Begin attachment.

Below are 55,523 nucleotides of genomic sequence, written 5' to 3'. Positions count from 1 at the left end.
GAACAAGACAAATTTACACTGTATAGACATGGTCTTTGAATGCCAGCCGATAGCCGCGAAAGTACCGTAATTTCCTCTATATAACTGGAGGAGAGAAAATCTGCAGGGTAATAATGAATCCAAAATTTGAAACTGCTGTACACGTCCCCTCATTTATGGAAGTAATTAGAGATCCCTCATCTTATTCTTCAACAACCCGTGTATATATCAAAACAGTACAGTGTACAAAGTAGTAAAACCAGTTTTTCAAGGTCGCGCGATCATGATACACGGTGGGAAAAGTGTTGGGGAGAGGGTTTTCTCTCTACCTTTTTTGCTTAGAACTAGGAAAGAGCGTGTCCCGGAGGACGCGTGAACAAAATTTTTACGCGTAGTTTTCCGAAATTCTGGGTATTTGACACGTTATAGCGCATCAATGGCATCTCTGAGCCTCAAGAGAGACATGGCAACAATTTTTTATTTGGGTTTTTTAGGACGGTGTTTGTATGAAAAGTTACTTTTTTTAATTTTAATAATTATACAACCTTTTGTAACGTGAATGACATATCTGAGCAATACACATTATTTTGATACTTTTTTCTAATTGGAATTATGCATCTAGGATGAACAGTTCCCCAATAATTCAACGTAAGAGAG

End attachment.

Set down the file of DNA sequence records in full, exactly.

Below are 55,523 nucleotides of genomic sequence, written 5' to 3'. Positions count from 1 at the left end.
GAACAAGACAAATTTACACTGTATAGACATGGTCTTTGAATGCCAGCCGATAGCCGCGAAAGTACCGTAATTTCCTCTATATAACTGGAGGAGAGAAAATCTGCAGGGTAATAATGAATCCAAAATTTGAAACTGCTGTACACGTCCCCTCATTTATGGAAGTAATTAGAGATCCCTCATCTTATTCTTCAACAACCCGTGTATATATCAAAACAGTACAGTGTACAAAGTAGTAAAACCAGTTTTTCAAGGTCGCGCGATCATGATACACGGTGGGAAAAGTGTTGGGGAGAGGGTTTTCTCTCTACCTTTTTTGCTTAGAACTAGGAAAGAGCGTGTCCCGGAGGACGCGTGAACAAAATTTTTACGCGTAGTTTTCCGAAATTCTGGGTATTTGACACGTTATAGCGCATCAATGGCATCTCTGAGCCTCAAGAGAGACATGGCAACAATTTTTTATTTGGGTTTTTTAGGACGGTGTTTGTATGAAAAGTTACTTTTTTTAATTTTAATAATTATACAACCTTTTGTAACGTGAATGACATATCTGAGCAATACACATTATTTTGATACTTTTTTCTAATTGGAATTATGCATCTAGGATGAACAGTTCCCCAATAATTCAACGTAAGAGAG